To keep things simple and minimize the number of moving parts (particularly those that come in direct contact with passage-clogging dust and grit) Curiosity moves samples through the CHIMRA system by physically rotating the entire turret. Much like one of those plastic cube puzzles where you guide a ball-bearing through a three-dimensional maze, the powdered rock is moved through a labyrinth of sieves and storage chambers with gravity, helped along by gentle vibration from special motors in the turret. (The original design documents also outline Primary and Secondary Thwack Mechanisms, which used spring-mounted “thwackers” to dislodge stray particles, but I can’t tell if those systems made it onto the final MSL. I’ll admit I hope they did, mostly because I find the idea of a Primary Thwack Mechanism to be hilarious.)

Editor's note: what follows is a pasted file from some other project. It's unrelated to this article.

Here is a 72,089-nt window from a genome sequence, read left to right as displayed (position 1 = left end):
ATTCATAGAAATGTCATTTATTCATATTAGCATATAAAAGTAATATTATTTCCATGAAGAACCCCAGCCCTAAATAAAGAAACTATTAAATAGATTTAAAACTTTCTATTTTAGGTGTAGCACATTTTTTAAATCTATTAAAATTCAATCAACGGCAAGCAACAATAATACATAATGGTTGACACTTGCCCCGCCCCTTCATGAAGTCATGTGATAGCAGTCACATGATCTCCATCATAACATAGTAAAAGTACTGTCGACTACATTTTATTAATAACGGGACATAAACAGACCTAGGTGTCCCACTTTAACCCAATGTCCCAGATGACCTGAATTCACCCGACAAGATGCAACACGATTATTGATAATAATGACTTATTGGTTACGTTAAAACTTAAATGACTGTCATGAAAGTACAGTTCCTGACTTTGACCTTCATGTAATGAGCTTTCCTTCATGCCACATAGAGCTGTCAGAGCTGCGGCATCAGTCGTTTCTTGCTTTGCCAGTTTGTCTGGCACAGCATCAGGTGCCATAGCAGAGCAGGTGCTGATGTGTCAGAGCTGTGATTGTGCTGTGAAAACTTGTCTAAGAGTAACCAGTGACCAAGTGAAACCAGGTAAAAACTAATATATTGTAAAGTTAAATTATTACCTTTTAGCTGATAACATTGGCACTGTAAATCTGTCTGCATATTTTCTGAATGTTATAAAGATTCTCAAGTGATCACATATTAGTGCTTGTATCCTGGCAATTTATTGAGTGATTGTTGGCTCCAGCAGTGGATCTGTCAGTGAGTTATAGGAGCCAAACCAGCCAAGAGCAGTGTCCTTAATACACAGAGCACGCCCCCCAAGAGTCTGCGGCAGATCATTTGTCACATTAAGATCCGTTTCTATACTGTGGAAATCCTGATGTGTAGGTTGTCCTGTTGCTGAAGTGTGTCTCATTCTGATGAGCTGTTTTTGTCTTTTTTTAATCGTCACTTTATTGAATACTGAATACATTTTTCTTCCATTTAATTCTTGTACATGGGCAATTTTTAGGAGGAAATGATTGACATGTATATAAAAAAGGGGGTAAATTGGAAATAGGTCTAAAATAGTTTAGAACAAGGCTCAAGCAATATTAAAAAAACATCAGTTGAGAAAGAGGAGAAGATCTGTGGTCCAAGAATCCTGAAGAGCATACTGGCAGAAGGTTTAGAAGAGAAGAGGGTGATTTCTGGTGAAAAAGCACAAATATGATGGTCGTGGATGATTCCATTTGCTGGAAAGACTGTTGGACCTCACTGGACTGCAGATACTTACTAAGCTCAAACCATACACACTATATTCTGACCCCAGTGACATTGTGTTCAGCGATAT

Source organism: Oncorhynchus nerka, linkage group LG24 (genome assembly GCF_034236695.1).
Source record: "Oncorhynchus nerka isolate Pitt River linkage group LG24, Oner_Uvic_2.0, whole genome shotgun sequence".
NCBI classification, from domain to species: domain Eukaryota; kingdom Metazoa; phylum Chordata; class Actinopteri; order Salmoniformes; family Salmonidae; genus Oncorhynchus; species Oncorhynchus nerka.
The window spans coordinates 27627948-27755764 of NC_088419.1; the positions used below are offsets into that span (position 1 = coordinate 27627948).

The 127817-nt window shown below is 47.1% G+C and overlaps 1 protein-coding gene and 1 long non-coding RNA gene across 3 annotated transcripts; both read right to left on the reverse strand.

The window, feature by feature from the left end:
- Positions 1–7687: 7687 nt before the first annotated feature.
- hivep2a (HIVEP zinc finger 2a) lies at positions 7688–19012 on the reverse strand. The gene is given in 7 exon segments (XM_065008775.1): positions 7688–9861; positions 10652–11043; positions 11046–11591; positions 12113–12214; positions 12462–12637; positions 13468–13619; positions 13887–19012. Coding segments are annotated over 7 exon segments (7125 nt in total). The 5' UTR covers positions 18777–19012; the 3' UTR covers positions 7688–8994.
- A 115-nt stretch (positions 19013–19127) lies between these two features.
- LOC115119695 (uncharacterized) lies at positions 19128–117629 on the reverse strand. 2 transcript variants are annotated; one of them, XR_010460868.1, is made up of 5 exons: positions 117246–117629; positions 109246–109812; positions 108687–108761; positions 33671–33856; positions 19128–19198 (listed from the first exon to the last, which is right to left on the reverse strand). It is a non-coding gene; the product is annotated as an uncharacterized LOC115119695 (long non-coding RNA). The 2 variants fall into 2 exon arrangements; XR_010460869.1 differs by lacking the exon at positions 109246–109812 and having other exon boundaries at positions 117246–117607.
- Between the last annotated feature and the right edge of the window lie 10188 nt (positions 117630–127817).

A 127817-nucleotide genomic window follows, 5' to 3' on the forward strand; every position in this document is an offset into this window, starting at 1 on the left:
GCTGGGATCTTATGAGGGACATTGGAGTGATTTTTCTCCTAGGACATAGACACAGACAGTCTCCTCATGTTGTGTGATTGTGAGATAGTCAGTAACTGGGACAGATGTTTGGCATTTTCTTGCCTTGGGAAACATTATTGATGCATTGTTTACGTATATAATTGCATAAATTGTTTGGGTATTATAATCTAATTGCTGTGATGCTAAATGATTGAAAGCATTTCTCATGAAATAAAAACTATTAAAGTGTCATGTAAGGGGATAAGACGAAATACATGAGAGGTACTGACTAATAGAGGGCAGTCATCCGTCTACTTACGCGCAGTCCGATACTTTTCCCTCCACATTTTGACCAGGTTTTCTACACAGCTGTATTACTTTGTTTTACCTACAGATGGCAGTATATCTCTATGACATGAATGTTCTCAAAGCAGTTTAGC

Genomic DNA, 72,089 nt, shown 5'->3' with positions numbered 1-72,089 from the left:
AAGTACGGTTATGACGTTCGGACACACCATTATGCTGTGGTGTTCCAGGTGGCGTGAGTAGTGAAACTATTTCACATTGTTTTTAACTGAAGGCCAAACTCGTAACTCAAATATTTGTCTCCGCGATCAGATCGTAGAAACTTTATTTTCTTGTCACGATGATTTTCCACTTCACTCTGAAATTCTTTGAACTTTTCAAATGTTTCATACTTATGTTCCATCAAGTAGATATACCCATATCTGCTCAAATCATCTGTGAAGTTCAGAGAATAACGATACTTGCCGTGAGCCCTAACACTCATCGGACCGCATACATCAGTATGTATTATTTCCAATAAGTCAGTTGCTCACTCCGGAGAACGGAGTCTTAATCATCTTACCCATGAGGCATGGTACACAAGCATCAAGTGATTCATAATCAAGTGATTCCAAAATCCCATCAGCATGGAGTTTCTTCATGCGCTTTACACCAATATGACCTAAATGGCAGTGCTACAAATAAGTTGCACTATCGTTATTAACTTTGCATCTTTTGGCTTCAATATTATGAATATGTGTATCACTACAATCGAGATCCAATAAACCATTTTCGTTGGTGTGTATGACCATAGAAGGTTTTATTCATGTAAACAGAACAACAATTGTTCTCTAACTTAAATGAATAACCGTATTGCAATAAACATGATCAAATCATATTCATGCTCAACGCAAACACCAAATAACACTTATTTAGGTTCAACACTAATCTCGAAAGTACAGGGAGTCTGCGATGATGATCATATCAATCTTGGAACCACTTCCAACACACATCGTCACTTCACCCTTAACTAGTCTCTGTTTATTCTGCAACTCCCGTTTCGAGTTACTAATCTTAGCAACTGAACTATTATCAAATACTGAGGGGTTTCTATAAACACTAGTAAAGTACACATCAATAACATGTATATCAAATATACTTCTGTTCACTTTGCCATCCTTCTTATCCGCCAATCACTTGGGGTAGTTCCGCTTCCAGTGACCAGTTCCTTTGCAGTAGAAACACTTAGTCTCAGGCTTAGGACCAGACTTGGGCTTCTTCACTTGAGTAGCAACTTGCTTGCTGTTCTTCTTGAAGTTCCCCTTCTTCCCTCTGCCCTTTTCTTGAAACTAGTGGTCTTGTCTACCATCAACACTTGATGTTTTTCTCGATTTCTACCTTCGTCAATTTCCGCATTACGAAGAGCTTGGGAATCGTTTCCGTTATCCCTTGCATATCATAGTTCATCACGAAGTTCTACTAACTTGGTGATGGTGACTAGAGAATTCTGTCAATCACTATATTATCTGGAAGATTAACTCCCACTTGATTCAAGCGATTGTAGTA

Once the CHIMRA had finished with them, the sifted portions of powdered rock were poured into the little grill-covered inlets for the SAM and CheMin instruments—again, for simplicity’s sake, this involved physically moving the entire turret into position above the ports on top of the MSL’s deck—and somewhere around the unfortunately-timed computer problems, the composition of the rock was analyzed by the little robotic laboratories.